The Bench at Barnard Explains Himself
Every week, series blogger Rebecca Farley gives a platform to Columbia’s (literally) unheard voices. Today, she chats with the Barnard bench, a sculpture by Jenny Holzer.
The marble bench in front of Barnard Hall is a puzzling piece of art. It is a bench, though not one that appears made for sitting. The inscriptions on the bench read: “Stupid people shouldn’t breed” and “it’s crucial to have an active fantasy life.” The statements are puzzling; both give advice, but the advice seems abrupt, rough, almost rude. Why is it crucial to have an active fantasy life? And why should stupid people not have kids? I decided to take these questions to the source: the bench himself.
At the beginning of our interview the bench seems nervous. He starts asking questions as soon as I arrive, anxiously asking for details about the interview.
“How long will this take?” he asks first.
“However long you’d like,” I assure him.
He wonders where the interview will be published, who will read it, whether or not there will be a photo, and should he polish his marble if there is going to be a photo. Once I’ve answered his litany of questions, I try my best to ease the anxious bench into the interview.
“I like your location,” I tell him. “The shrubbery around here is nicely organized; I really think it looks beautiful in spring.”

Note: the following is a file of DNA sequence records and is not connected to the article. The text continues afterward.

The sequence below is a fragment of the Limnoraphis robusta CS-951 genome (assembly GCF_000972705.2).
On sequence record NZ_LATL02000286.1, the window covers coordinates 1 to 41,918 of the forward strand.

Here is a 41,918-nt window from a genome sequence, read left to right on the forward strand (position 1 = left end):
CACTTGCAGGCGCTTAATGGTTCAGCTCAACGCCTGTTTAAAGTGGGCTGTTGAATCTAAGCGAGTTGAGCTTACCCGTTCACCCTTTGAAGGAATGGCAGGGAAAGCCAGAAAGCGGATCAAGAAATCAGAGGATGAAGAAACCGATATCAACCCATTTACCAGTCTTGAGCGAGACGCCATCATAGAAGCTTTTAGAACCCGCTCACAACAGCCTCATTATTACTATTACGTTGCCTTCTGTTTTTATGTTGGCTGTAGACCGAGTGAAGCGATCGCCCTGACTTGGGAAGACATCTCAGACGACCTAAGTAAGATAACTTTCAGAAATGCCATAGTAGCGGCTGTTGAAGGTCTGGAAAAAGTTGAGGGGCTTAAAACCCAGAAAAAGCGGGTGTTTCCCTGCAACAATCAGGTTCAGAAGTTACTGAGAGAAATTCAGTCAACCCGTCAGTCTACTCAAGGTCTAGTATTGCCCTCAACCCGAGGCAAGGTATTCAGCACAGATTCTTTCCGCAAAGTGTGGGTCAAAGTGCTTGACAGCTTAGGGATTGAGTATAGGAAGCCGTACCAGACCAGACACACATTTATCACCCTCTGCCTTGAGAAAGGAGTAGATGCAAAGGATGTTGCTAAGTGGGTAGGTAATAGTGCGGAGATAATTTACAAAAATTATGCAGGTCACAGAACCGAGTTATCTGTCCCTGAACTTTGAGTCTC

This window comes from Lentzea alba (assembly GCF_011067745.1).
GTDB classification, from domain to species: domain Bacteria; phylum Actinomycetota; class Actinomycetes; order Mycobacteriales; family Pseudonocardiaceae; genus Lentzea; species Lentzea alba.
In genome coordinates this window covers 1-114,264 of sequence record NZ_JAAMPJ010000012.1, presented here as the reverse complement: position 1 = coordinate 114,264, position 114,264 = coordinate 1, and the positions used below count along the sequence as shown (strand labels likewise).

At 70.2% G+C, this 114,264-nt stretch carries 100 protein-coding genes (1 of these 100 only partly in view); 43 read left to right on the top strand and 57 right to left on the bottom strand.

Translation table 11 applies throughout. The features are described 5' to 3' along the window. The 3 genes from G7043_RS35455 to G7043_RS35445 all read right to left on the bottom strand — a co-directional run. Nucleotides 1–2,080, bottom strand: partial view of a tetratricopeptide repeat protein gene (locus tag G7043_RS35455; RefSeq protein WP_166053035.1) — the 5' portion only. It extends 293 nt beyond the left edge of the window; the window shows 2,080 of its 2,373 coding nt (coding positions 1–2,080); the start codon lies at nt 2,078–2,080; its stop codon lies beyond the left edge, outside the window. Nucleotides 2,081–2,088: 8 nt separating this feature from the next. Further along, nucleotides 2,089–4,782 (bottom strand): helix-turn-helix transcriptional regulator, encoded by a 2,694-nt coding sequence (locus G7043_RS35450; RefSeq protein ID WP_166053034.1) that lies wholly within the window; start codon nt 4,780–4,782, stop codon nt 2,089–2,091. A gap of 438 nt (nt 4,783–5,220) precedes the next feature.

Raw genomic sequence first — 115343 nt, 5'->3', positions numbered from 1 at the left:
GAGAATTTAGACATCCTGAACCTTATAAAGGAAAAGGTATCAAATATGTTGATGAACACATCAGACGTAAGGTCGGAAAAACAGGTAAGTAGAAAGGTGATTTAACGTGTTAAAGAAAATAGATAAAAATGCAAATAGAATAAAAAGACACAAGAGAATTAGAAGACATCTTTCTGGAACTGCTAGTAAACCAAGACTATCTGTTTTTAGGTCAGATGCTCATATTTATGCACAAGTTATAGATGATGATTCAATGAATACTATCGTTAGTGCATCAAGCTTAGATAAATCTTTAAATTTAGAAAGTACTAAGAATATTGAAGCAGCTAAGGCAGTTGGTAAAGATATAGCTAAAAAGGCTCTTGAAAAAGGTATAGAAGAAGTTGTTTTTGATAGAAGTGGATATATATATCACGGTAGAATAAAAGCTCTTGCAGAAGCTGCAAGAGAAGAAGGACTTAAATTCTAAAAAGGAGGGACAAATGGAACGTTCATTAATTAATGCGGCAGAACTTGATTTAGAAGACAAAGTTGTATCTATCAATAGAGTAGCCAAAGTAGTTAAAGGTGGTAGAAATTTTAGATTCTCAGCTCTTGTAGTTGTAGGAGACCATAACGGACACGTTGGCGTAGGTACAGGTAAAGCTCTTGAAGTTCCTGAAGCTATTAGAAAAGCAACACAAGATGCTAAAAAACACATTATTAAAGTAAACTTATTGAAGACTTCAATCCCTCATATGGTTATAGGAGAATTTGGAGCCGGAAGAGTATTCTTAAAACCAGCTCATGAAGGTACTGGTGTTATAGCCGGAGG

“Mm-hmm,” he intones. He still seems anxious; I feel that he is constantly trying to assess me or guess my next action.
Regardless, the bench is a beautiful piece of art. His sleek marble body is gleaming in the late winter sun, the grey etchings of marble striation looking like the first signs of earth under melting snow. He is a wonderfully designed bench. The rectangular prism that makes up his body is free of blemishes or marks; the marble itself feels like the surface of a laptop, clean and smooth.
“May I ask about the engravings on your side?”
“Yes. I thought we’d get there soon. They’re a bit of an albatross, aren’t they? But I suppose they’re my cross to bear in life.:
“Well do you agree with the statements?” I ask.
He pauses at this question, his anxiety departing for the moment.
This surprises me. I ask him to explain.
“Of course it is crucial to have an active fantasy life. I can speak as a bench; if I did not entertain fantasies during my days at the front of Barnard College, I would be a sincerely depressed bench. As for the other statement, I suppose I agree with its placement rather than the direct message. Does that make sense?”
“The statement makes fun of the speaker. First of all, no educated person uses the word ‘stupid’ to refer to another human. We must at this point be aware that no human is ‘stupid.’ Things are stupid. It is stupid that it is March and still below freezing. It is stupid that another human would judge another man’s intelligence. The person who calls someone else stupid is himself stupid because he cannot recognize the intelligence that exists within each person. Then there’s the word ‘breed.’ Who says that?” The bench laughs.
“That’s a good question. It is a pretty gross way to talk about having kids.”
“Of course! The person that would say aloud ‘stupid people shouldn’t breed’ is himself obviously a disgusting imbecile. I doubt anyone agrees with this statement engraved on my side. More likely, they see it, and laugh at the imbecile who would say such a thing. I don’t tell people not to breed; I remind people to laugh at the ignorance of imbeciles.”
Now I laugh. The bench has just performed an impressive analysis of Jenny Holzer’s work. I won’t read the bench’s engravings the same way again.
Rebecca Farley is a sophomore who leads a very active fantasy life and thinks the word “breed” is up there with “moist” and “orifice” as one of the grossest words.
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